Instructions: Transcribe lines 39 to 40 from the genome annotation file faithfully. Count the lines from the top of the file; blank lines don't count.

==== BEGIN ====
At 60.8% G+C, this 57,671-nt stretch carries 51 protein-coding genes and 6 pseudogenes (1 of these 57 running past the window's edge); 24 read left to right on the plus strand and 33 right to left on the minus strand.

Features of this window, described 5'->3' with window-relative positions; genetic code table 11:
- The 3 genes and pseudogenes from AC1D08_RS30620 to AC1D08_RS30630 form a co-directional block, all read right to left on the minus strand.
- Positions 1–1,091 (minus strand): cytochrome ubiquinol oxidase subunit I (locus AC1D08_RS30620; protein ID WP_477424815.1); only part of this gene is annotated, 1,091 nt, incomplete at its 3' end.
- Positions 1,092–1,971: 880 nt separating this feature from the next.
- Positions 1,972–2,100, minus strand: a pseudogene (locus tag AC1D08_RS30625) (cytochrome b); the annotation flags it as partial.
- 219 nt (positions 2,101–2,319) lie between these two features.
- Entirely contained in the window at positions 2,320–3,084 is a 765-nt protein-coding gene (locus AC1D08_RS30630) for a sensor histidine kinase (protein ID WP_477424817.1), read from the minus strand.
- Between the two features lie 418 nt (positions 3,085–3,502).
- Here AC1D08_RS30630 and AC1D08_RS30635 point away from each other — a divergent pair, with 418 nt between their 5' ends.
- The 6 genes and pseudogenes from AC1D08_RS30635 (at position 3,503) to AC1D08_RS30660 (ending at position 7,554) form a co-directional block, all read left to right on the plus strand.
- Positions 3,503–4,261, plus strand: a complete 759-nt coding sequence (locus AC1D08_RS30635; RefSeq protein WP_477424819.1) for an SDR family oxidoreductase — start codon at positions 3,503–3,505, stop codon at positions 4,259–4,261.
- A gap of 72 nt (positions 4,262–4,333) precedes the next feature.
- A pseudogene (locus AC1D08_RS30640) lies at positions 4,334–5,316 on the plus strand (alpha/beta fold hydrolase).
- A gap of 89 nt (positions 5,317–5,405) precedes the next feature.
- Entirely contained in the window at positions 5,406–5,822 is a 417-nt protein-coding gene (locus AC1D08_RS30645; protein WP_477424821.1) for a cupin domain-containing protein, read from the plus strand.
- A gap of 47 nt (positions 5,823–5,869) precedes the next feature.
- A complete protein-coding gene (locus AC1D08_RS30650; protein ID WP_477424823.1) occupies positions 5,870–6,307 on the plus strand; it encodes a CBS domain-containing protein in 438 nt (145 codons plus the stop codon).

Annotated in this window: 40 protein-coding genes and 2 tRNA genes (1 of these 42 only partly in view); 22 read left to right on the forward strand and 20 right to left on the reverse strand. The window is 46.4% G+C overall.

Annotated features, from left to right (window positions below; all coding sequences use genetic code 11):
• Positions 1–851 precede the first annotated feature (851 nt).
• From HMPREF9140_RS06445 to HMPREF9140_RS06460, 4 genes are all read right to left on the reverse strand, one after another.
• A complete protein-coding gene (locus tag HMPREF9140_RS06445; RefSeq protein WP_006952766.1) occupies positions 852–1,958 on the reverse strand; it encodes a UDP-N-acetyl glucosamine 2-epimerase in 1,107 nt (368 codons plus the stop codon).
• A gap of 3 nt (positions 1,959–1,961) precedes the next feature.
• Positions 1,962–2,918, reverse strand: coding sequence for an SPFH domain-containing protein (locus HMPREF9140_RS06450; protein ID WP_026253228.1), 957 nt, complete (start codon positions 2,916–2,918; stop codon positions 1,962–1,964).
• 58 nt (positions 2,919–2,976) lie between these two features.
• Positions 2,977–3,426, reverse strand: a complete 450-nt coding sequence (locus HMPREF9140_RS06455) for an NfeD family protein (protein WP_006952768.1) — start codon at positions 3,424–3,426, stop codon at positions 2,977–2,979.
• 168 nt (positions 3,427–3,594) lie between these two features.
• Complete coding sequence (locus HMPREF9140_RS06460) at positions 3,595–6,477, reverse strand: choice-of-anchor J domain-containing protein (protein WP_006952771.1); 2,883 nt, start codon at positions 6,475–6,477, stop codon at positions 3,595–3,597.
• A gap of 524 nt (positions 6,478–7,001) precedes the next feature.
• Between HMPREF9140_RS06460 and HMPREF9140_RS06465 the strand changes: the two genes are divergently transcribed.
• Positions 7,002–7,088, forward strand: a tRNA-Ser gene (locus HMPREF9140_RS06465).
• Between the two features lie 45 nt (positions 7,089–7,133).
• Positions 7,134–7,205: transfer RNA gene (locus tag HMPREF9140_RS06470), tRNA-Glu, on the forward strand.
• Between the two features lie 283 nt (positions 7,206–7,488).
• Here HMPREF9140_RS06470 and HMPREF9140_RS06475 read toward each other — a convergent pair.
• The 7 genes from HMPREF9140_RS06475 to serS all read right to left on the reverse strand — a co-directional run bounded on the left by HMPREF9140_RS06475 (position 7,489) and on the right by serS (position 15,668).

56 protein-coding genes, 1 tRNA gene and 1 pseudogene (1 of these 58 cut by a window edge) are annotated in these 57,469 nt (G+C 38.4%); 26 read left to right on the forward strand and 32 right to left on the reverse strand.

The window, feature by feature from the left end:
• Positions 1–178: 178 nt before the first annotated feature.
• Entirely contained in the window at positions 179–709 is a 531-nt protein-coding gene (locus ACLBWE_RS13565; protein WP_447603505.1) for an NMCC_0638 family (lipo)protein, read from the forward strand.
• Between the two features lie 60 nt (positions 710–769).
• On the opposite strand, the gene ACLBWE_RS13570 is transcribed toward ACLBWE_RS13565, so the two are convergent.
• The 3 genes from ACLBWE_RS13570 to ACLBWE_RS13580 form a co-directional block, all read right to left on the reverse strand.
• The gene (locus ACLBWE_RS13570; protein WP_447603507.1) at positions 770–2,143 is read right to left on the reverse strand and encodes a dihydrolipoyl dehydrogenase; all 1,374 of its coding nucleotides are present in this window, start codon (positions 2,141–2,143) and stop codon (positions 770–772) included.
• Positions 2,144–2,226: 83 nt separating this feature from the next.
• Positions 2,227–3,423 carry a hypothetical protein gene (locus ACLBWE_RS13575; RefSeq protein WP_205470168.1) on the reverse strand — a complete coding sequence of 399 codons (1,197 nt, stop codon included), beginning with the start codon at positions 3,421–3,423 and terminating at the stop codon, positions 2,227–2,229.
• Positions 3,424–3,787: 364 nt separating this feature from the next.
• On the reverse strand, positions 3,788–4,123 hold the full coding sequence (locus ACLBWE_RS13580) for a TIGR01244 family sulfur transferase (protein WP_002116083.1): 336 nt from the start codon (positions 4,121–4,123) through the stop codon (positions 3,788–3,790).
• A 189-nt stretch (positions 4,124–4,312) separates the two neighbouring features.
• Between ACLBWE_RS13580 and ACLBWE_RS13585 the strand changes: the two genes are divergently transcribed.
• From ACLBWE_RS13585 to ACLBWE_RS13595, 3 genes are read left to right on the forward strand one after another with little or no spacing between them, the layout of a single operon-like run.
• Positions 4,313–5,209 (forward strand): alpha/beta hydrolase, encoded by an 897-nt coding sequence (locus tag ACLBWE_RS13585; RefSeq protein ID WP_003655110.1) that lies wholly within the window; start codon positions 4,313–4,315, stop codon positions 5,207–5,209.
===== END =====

The window, feature by feature from the left end:
• Positions 1–178: 178 nt before the first annotated feature.